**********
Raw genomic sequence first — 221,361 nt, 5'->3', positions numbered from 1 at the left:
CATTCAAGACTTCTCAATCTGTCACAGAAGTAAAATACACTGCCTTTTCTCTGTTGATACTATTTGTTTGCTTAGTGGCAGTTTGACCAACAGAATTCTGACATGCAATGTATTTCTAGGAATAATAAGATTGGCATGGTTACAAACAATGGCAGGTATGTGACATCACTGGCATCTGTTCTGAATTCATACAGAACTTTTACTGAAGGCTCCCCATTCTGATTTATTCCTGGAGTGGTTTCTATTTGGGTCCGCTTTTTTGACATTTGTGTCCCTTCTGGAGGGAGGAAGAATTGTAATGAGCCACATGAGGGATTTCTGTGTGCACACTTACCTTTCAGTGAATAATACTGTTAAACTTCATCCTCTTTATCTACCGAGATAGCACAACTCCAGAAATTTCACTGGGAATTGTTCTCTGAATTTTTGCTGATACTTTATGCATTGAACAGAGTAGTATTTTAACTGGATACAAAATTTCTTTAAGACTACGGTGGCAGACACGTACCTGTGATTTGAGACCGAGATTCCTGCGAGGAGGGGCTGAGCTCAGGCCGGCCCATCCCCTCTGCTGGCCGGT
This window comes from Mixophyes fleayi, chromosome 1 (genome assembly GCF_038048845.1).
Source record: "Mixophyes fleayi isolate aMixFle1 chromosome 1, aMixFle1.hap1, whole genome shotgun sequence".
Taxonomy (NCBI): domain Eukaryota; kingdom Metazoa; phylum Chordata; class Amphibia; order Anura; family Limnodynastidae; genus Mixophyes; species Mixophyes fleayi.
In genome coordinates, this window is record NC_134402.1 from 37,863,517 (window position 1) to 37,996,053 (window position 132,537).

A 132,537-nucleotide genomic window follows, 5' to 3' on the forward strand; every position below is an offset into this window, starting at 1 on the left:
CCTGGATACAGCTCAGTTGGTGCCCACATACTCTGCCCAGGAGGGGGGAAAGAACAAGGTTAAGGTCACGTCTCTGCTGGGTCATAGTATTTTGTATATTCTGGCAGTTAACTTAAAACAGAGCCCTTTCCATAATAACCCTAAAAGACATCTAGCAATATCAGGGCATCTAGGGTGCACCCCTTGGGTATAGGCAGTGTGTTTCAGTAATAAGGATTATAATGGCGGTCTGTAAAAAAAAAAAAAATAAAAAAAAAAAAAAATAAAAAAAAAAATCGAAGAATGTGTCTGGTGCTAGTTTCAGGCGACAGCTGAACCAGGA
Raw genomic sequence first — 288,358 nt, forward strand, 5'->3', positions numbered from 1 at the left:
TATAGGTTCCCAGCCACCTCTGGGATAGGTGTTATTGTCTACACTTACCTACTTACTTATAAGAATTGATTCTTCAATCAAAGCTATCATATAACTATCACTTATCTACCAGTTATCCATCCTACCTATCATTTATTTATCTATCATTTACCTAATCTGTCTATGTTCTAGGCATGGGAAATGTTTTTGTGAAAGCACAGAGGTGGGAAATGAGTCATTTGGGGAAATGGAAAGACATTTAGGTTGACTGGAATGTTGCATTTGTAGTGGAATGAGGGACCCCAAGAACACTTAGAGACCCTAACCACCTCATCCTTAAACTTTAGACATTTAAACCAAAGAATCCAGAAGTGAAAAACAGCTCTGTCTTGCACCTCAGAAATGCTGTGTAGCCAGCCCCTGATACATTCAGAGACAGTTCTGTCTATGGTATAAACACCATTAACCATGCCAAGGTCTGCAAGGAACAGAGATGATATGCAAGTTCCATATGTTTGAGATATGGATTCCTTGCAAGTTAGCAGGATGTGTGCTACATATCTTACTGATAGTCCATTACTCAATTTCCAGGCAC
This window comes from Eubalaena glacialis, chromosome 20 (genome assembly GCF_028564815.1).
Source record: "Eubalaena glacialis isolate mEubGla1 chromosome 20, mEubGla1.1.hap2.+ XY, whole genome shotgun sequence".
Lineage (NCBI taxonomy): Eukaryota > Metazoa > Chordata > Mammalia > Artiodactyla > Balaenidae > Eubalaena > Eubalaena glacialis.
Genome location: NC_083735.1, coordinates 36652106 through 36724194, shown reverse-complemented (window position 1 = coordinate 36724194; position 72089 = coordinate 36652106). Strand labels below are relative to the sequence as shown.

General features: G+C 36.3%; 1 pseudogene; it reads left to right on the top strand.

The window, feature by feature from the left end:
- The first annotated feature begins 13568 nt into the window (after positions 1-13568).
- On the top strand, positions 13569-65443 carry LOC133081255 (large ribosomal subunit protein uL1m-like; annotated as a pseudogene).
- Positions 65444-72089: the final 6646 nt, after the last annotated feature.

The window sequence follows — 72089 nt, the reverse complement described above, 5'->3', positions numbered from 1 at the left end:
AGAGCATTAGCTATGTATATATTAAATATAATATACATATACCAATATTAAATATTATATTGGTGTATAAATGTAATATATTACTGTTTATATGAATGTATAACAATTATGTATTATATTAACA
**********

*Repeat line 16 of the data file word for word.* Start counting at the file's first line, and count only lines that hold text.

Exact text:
The window, feature by feature from the left end: